The leadership industry and its proponents (including yours truly) can almost come across as religious fanatics and preachers spreading the good word. You will often hear terms like "good/great leaders" which have a moral undertone to them.
Many of them draw clear lines between concepts that are often inseparable in practice. For eg leaders vs managers — leaders as the ones with the vision while managers are focused on maximizing efficiency and execution. Of course, reality is not as neatly separated.
It's rare for someone with deep knowledge in any industry, to have the ability to not just see blindspots clearly but to speak out about them. Barbara Kellerman at the Harvard Kennedy School of Public Leadership is that rare exception.
In The End of Leadership she highlights some fundamental blindspots that the leadership industry and as an extension organizations suffer in the area of leadership development.
The reality of leadership training
That notwithstanding the enormous sums of money and time that have been poured into trying to teach people how to lead, over its roughly forty-year history the leadership industry has not in any major, meaningful, measurable way improved the human condition.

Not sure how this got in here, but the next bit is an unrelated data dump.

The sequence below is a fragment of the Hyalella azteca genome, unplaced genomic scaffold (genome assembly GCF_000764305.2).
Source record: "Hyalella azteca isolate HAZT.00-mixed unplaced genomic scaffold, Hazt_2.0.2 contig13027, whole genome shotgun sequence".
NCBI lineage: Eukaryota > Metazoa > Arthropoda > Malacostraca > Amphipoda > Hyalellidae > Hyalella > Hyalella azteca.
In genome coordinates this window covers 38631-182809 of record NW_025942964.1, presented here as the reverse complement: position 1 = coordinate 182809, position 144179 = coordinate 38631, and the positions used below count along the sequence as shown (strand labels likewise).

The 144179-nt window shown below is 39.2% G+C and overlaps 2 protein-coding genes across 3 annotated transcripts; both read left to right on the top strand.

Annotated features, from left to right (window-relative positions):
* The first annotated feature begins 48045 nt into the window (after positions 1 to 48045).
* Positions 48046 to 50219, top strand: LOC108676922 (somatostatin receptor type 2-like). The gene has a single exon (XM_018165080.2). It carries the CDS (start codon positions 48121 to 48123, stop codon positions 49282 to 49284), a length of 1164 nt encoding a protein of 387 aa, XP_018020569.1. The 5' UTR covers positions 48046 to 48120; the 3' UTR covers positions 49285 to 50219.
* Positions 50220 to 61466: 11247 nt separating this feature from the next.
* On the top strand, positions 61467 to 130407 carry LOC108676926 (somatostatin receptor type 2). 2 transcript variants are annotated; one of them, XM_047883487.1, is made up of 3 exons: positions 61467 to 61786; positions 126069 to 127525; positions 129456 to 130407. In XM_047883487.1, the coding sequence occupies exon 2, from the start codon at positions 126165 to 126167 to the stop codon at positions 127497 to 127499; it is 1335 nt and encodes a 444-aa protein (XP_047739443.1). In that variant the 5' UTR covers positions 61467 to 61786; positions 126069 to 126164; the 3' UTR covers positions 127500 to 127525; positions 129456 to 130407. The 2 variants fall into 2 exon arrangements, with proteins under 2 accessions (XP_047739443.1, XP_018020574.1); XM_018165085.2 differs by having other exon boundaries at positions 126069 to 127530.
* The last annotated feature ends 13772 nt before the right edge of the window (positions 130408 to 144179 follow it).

Bottom line: while the leadership industry has been thriving—growing and prospering beyond anyone’s early imaginings—leaders by and large are performing poorly, worse in many ways than before, miserably disappointing in any case to those among us who once believed the experts held the keys to the kingdom.
While sounding different, they have common mistaken assumptions
The various ways to teach leadership are exciting, or intimidating, or simply confusing—take your pick. They range from courses that focus on content (what students need to know) to courses that focus on process (how change happens), to courses that focus on structure (conditions under which change takes place).
To say that each of the pedagogies is different from the others is to say the obvious...What is less obvious is how they are similar, how nearly every one is a variation on several recurring themes.
What are these mistaken assumptions?
The "good leader" as the "savior"
The leadership industry assumes that good outcomes depend on good leaders; that good leaders are good people; and that good people can be trained, or educated, or developed, to be good leaders. Thus leadership development is the equivalent of individual development. ... the leadership industry is dedicated to searching for a savior, a single individual who is the apotheosis of the “great man” or great woman...
A leader-centric view of the universe
Most of the pedagogies are leader-centric. This seems a given—after all, this is a handbook for teaching leadership. But as I have argued all along implicitly or explicitly, the model, the fundamental model based on the leader at the center, is wrong. Leader-centrism no longer explains, if it ever did, the way the world works.
Followers do not matter
Most of the pedagogies are oblivious to the fact that followers matter. Why?